Corrigendum: Brigid M. Cotter (1921-1978) and a Contribution to Lichen Chemistry

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  • Corrigendum: Brigid M. Cotter (1921-1978) and a Contribution to Lichen Chemistry The Irish Naturalists' Journal, Vol. 20, No. 1 (Jan., 1980), p. 48 Published by: Irish Naturalists' Journal Ltd. Stable URL: http://www.jstor.org/stable/25538382 . Accessed: 16/06/2014 01:25 Your use of the JSTOR archive indicates your acceptance of the Terms & Conditions of Use, available at . http://www.jstor.org/page/info/about/policies/terms.jsp . JSTOR is a not-for-profit service that helps scholars, researchers, and students discover, use, and build upon a wide range of content in a trusted digital archive. We use information technology and tools to increase productivity and facilitate new forms of scholarship. For more information about JSTOR, please contact support@jstor.org. . Irish Naturalists' Journal Ltd. is collaborating with JSTOR to digitize, preserve and extend access to The Irish Naturalists' Journal. http://www.jstor.org This content downloaded from 188.72.126.198 on Mon, 16 Jun 2014 01:25:01 AM All use subject to JSTOR Terms and Conditions http://www.jstor.org/action/showPublisher?publisherCode=inj http://www.jstor.org/stable/25538382?origin=JSTOR-pdf http://www.jstor.org/page/info/about/policies/terms.jsp http://www.jstor.org/page/info/about/policies/terms.jsp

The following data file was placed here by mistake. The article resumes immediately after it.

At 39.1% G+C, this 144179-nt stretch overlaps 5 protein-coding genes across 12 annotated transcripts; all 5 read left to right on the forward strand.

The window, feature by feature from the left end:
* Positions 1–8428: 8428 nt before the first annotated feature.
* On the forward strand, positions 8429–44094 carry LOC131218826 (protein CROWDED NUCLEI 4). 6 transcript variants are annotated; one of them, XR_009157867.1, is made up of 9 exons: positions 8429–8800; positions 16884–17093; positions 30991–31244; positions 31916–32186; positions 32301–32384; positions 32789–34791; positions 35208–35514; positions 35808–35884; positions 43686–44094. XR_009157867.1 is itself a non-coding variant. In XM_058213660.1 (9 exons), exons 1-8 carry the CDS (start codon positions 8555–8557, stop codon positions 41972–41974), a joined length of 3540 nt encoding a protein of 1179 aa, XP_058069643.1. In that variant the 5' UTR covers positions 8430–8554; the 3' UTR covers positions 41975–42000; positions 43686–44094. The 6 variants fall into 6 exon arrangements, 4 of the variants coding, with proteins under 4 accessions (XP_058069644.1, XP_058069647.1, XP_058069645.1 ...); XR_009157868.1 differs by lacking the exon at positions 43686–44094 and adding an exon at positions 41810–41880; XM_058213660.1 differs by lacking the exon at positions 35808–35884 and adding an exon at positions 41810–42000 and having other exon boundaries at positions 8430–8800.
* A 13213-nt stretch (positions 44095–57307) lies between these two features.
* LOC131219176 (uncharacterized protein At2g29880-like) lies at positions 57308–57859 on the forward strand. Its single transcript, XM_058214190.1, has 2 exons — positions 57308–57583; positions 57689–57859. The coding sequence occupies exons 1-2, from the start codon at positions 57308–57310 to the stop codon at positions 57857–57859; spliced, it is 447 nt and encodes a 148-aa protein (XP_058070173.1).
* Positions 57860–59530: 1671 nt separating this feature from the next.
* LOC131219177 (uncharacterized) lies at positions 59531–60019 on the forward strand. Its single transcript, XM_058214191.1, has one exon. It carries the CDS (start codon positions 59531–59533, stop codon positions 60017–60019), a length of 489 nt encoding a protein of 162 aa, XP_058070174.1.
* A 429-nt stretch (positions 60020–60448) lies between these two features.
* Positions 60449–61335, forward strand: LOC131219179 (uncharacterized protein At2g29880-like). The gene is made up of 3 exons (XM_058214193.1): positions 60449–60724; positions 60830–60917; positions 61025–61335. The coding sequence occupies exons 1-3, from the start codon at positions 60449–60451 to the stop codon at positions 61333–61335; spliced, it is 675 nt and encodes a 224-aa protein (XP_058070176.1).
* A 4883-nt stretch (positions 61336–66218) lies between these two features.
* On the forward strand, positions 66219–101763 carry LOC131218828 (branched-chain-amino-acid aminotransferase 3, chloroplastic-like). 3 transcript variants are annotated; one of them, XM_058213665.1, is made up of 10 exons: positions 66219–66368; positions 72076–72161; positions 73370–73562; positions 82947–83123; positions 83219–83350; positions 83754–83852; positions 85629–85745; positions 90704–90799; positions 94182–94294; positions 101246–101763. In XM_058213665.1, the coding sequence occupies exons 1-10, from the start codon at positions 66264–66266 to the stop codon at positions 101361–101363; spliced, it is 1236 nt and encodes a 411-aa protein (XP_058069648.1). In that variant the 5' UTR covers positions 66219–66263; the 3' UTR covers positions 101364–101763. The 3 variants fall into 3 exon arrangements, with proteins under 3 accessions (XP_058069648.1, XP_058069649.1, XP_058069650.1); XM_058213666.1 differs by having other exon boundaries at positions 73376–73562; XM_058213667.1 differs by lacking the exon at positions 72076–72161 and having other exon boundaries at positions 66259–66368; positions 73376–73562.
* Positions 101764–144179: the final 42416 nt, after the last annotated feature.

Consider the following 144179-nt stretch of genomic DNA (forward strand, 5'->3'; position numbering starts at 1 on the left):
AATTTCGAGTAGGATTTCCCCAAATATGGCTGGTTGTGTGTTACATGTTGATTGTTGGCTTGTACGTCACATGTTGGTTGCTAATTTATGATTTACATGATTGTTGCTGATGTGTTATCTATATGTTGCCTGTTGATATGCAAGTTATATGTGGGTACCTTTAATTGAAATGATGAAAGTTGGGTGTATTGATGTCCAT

• 48 Ir. Nat. J. Vol. 20 No. 1 1980 Fenland: its ancient past and uncertain future, by Sir Harry Godwin. 196 pages, 45 text figures and 65 photographs (b and w). Cambridge University Press, 1978. ?7.95. From time to time a book is announced with such a combination of title, author, and sometimes also of publisher, that one is left in no doubt that the book will be first class. Sir Harry Godwin's Fenland is certainly such a book. An important task is the description of the three-dimensional structure of the Fenland region and the explanation of this structure in terms of the action and interaction of the developmental processes. We find this in summary form in Chapter 11. The outline picture presented there is made possible only by many years of scientific enquiry. The early chapters lead us gently into an appreciation of the ecological, geological, and archaeological disciplines which have been employed in this enquiry. We are expertly conducted from site to site and from investigation to investigation, asking the questions, observing the facts and drawing the relevant conclusions. Years go by as one investigation follows another. Each is presented in its historical context so that we not only learn how Fenland came to be as it is but we also appreciate how the several related scientific disciplines have combined over the years to make this understanding possible. More than this, it gives us real insight to the ways in which such an enquiry progresses and even allows us to see how, during their application to a single major problem, scientific methods themselves advance. The remaining five chapters continue the account of interaction between Man and environment with evidence of increasing departure from any kind of natural equilibrium. With the author's long involvement with fenland problems, now almost sixty years, it is not surprising that treatment is to a high degree autobiographical. This adds considerably to the interest and brings many realistic details to the research narrative. Passing references are made to past students and associates. There are a few brief character sketches but the overall impression remains that the book is written principally for those who are already familiar with the author and the little world of Cambridge and the East Anglian Fens. Sir Harry loves long and intricately constructed sentences. This coupled with the fact that much of the text is concerned with presenting and assessing evidence makes for some solid reading. Such difficulties as there are however are eased greatly by the provision of numerous, well selected, text figures and photographs. Errors seem to be very few and of little consequence. The reader could hardly fail to admire the way in which some of the best men of their day came together to solve such a daunting complex of problems or fail to appreciate the way in which one of them has disentangled their story for our pleasure and enlightenment. R. E. PARKER Copeland Bird Observatory Report for 1978,22pp., one sketch map, 10diagrams, one line drawing, price 50p. Available from C. W. Bailey, 17 Hillside Drive, Belfast BT9 5EJ. Copeland Bird Observatory and Cape Clear Island Bird Observatory are the only survivors in Ireland of the many stations which sprang up around the coasts of the British Isles where determined ornithologists of the late fifties and sixties wrestled with the problems and mysteries of bird migration. It is good to see therefore that Copeland which was founded in 1954 is continuing its work as strongly as ever and produces each year an annual report clearly recognizable by its familiar logo ofRallus aquaticus L. and now standard format, the latter most essential for those who file back numbers or have them bound. I find the current trend away from the classified list rather a mixed blessing in reports such as this. Undoubtedly the appearance of lengthier articles on various aspects of an observatories work is welcome but it is sometimes difficult to judge at what level they should be aimed. On the one hand papers of a high scientific interest should, in the reviewers opinion, be more properly presented in journals concerned with preserving the scientific record (e.g., British Birds or this Journal) but on the other hand if the contributor dwells too long on the lighter side of observatory life it might detract from the serious work carried out there. In the present report it is therefore gratifying to see a nice balance has been reached. The members who support the observatory but who cannot now visit the island due to force of circumstance can get an excellent idea of what stage the various projects being carried out at the observatory have reached as well as having food for thought in papers such as the clearly argued and thought provoking article by Ernest Donaldson on oil pollution in the Irish Sea. Ringing plays a large part in the life of any observatory and this is certainly the case at Copeland where 1484 birds of 46 species were ringed in 1978. Whilst no new or rare birds were ringed at the observatory during the year birds of interest included a merlin {Falco columbarius Tunst), a sparrowhawk (Accipiter nisus L.) and astonechat Saxicola torquata L. while a ringing party to Roanish caught 509 storm petrels (Hydrobates pelagicus L.) and made a preliminary estimate of the colony at about 1000 pairs. I feel that a classified list of just over three pages is not enough to inform readers about the years birds. Of note in the list, however, are a barnacle goose (Branto leucopsis Bechst.) on 16 October; single buzzards Buteo buteo L. in February, March, April and October, although the same individual may be involved; a whinchat Saxicola rubetra L. on 8 May and redstarts Phoenicurus phoenicurus L. in April and May. An amazing record of a water rail Rallus aquaticus L. preying on a tree pipit Anthus trivialis L. surely deserves expansion. The lack of records for divers (Gaviidae) and skuas (Stercorariidae) surely must only be due to lack of sea-watching as Copeland has in the past proved an excellent observation post for such species. I see little point in publishing uncertain records (bracketed in the report) e.g. sooty shearwater (Puffinus griseus Gm). Apart from the minor criticisms given the report is very readable and attractively presented with a stylish drawing of black guillemots Cephus grylle L. by Mrs McKee as a finis. It can be wholly recommended to all interested in the work of observatories and at 50p in this era of rising prices must present the bargain of the year. T. ENNIS CORRIGENDUM BRIGID M. COTTER (1921-1978) AND A CONTRIBUTION TO LICHEN CHEMISTRY. Page 445, Vol. 19, Miss Cotter was promoted to Agricultural Inspector in 1975 and not 1958 as printed in line 19. This content downloaded from 188.72.126.198 on Mon, 16 Jun 2014 01:25:01 AM All use subject to JSTOR Terms and Conditions http://www.jstor.org/page/info/about/policies/terms.jsp Article Contents p. 48 Issue Table of Contents The Irish Naturalists' Journal, Vol. 20, No. 1 (Jan., 1980), pp. i-xvi, 1-48 Volume Information Front Matter A Note on the Sponges and Octocorals from Sherkin Island and Lough Ine, Co Cork [pp. 1-15] A New Species of Coryphella (Gastropoda: Opisthobranchia) from the British Isles [pp. 15-19] Buried, Relict Soils at Murlough Sand Dunes, Dundrum, Co Down [pp. 20-31] Contributions to Natural History by Dr Robert Templeton, R.A. with Special Reference to Ceylon: A Request for Information [pp. 31-33] Three Alga Collection in the Ulster Museum Herbarium [pp. 33-37] Trifolium occidentale D. E. Coombe, New to Ireland [pp. 37-40] Reports of Meetings Conference on "The Zoo: Its Role in Society" Held at the Ulster Polytechnic 24-25 April 1979 [p. 41-41] Aer Lingus Young Scientists Exhibition 1979 [p. 42-42] Zoological Notes Occurrence of Leathery Turtle in Killala Bay [p. 42-42] Osprey Pandion haliaetus (L.) in Co Down [p. 43-43] The Roundworm Genus Raphidascaris in Co. Tyrone [p. 43-43] A Large Sturgeon Acipenser sturio L. from Ardglass, Co Down [p. 43-43] Site Faithfulness by an Overwintering Female Blackcap Sylvia atricapilla L. [p. 44-44] Botanical Notes Cumminsiella mirabilissima (Peck) Nannf. (Rust Fungus) in Ireland [p. 44-44] New Additions to the Lichen Flora of the Burren [p. 45-45] Ulocladium botrytis (Preuss), a Fungus New to Ireland [p. 45-45] A First Record of Spartina à Townsendii H. and J. Groves in NE Ireland [p. 46-46] Reviews Review: untitled [p. 46-46] Review: untitled [p. 47-47] Review: untitled [p. 47-47] Review: untitled [p. 47-47] Review: untitled [p. 48-48] Review: untitled [p. 48-48] Review: Corrigendum: Brigid M. Cotter (1921-1978) and a Contribution to Lichen Chemistry [p. 48-48]